Bridge work gets underway

Work begins on the new bridge over the Nepean River. Photo: Melinda Jane
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After some menial preparation tasks, the ‘heavy lifting’ for the Nepean River Green Bridge has finally begun.

Seymour Whyte Constructions began to build the piling foundations on Monday for the bridge’s two permanent abutments that will be responsible of holding a whopping 600 tonnes of steel.

Member for Penrith Stuart Ayres turned the first sod for the project he committed to in 2010, that is to be open and ready for use by the middle of 2018.

“People will be able to walk over the bridge between Penrith and Emu Plains and actually be able to see the river for the first time in 150 years,” he said.

Mr Ayres said the abutments will be some of the largest on any pedestrian bridge in the country, and are designed to be able to be integrated into future development on the Penrith side of the river.

The $49 million project is double what was originally allocated by the NSW Government for the bridge, and Mr Ayres said the extra $25 million will be spread out over two budgets.

“We are a government that has run a disciplined budget, we’ve got the capacity to absorb increased costs when they’re required,” he said.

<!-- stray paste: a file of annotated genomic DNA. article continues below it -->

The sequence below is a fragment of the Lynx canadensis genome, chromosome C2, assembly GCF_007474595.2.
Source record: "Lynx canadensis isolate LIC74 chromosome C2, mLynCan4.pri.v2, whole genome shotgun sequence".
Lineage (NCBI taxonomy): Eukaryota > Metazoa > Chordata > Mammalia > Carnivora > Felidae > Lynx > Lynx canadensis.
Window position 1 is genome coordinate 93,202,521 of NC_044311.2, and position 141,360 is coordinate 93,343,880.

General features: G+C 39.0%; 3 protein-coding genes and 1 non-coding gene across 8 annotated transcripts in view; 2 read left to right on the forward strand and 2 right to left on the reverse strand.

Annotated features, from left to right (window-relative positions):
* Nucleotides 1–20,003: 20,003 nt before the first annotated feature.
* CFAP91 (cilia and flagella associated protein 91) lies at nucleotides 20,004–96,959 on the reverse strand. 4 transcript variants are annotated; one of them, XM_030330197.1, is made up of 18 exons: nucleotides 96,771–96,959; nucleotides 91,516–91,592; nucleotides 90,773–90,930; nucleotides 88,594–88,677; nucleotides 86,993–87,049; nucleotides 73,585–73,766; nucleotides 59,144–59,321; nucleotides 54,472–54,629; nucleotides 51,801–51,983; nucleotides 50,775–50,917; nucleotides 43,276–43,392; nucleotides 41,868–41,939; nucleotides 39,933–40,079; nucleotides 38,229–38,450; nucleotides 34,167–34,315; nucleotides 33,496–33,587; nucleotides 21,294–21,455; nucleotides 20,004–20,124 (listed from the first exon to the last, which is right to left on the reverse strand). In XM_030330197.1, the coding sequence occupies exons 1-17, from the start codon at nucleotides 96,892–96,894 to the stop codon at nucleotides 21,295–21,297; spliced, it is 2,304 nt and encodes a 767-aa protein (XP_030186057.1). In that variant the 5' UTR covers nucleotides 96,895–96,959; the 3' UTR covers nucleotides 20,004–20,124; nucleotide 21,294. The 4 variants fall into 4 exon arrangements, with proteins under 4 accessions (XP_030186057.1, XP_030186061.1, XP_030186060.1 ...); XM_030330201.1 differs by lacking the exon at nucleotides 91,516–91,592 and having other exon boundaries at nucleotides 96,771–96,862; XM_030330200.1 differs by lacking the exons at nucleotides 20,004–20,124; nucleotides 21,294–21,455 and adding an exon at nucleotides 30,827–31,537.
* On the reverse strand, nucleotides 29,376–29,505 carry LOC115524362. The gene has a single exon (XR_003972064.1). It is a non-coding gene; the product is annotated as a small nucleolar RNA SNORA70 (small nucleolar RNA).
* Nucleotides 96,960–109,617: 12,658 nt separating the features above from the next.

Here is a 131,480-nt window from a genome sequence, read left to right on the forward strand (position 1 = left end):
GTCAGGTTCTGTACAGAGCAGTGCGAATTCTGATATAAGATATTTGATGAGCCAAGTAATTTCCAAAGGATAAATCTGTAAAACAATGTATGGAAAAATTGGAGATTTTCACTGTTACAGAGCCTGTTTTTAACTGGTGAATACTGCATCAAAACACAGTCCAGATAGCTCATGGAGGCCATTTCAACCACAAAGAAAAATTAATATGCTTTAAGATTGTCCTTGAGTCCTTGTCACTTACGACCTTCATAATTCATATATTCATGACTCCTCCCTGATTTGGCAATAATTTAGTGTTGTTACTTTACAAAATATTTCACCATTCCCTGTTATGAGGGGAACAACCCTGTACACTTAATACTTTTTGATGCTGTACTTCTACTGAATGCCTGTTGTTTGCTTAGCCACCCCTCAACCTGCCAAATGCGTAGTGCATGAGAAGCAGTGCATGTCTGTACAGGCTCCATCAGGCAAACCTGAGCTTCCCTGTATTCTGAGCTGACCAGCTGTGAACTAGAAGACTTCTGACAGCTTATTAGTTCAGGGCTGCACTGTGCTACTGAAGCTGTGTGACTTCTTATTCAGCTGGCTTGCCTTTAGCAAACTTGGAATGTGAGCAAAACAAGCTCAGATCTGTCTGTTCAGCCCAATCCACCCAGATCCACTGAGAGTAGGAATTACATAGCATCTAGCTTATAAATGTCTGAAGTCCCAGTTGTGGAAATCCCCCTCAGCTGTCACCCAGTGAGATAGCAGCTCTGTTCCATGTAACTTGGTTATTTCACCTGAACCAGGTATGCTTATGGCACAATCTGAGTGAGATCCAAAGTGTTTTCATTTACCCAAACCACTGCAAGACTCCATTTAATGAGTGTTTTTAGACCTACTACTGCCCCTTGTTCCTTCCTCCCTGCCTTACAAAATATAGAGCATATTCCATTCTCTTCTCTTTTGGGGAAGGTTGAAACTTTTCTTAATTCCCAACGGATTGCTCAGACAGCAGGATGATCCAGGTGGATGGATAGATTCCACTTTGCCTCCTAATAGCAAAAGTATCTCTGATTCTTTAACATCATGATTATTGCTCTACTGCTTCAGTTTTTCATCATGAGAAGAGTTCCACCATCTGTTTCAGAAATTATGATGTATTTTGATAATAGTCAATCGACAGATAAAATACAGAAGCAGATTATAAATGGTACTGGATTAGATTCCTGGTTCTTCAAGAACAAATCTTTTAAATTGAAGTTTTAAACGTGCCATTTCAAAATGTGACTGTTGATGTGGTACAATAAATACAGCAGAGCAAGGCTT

“This bridge is being built for the price it costs to build it. It’s been a very complicated project and we’ve learnt a lot along the way.

Work begins on the new bridge over the Nepean River. Photo: Melinda Jane
Work begins on the new bridge over the Nepean River. Photo: Melinda Jane

“You can do as much early work as possible but the true cost is when you get to market and you see what people can build things for.”

Seymour Whyte’s Project Manager, Greg Anderson, said they offered the best value for money to achieve the NSW Government’s vision for a bridge.

“The budget was hard to meet but ours was the closest, and we went through a phase with RMS looking for further innovative savings,” he said.

Around 60 men and women will be working on the project at its peak to build the largest span pedestrian bridge of its kind.

“It’s a challenging construction, it’s not a run-of-the-mill but we’ve got some highly skilled contractors on board,” Mr Anderson said.

The bridge will have three spans incrementally launched over two piers, with the first span landing in February 2017.

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